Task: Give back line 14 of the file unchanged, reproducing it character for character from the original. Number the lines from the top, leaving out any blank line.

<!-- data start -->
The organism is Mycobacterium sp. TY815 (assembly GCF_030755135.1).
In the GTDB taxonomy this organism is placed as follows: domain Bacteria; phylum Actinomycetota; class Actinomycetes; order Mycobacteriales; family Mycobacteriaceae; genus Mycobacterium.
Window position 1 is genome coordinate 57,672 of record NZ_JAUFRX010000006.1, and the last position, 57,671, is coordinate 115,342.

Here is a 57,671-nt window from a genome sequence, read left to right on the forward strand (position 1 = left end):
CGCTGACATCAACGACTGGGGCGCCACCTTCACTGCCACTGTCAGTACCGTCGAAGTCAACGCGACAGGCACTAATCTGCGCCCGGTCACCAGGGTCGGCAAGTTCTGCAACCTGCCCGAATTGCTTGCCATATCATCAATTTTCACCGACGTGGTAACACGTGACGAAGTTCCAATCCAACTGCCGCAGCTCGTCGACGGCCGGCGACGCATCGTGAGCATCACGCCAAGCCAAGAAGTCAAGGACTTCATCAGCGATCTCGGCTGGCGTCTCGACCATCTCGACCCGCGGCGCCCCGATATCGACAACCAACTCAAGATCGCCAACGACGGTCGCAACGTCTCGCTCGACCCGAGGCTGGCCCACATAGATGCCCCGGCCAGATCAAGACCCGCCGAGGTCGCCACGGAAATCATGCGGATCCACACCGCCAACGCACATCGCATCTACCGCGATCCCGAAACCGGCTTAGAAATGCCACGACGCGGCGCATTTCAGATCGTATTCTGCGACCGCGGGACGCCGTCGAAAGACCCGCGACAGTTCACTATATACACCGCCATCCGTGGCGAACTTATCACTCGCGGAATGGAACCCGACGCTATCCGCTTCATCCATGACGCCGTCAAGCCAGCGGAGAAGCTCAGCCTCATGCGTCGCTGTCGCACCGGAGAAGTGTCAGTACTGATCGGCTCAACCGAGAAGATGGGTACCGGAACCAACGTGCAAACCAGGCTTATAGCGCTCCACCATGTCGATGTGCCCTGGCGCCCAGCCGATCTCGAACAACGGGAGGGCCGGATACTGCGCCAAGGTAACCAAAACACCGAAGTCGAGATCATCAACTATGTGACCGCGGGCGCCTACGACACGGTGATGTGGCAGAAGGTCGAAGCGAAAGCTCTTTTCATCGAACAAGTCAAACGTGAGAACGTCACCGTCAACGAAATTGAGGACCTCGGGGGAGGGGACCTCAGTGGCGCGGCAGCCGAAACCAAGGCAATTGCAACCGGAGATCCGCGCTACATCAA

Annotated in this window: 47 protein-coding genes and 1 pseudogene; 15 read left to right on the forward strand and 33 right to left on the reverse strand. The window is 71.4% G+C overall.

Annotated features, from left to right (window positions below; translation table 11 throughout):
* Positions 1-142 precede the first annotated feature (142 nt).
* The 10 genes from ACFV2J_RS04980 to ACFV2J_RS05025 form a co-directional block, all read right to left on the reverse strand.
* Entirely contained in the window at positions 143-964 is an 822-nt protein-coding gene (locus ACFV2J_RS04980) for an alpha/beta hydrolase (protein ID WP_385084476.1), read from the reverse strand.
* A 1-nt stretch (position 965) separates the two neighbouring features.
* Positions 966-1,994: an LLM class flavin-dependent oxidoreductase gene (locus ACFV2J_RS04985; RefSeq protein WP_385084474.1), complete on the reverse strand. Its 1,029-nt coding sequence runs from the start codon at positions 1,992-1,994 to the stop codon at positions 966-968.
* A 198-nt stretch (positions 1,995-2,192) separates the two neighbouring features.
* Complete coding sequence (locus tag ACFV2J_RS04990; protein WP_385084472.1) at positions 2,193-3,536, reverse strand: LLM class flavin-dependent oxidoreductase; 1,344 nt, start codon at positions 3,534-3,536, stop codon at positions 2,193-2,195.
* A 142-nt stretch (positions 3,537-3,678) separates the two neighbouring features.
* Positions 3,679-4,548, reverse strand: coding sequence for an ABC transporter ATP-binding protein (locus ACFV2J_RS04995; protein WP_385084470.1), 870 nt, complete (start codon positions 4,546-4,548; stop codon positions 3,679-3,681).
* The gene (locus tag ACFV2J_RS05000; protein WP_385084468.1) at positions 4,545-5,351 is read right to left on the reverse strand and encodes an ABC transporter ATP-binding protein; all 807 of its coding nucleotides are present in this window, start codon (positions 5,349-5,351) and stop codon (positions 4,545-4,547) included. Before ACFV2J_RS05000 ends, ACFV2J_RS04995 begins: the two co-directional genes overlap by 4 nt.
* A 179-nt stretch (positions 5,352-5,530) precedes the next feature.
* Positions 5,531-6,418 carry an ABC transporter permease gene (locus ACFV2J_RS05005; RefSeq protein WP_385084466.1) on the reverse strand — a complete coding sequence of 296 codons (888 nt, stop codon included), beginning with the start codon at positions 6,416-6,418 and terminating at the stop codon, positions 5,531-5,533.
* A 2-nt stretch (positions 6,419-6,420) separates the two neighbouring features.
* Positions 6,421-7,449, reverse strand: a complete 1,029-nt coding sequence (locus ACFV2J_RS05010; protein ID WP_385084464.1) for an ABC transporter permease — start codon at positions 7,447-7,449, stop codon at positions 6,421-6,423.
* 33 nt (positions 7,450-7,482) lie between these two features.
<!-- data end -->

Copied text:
* Complete coding sequence (locus tag ACFV2J_RS04990; protein WP_385084472.1) at positions 2,193-3,536, reverse strand: LLM class flavin-dependent oxidoreductase; 1,344 nt, start codon at positions 3,534-3,536, stop codon at positions 2,193-2,195.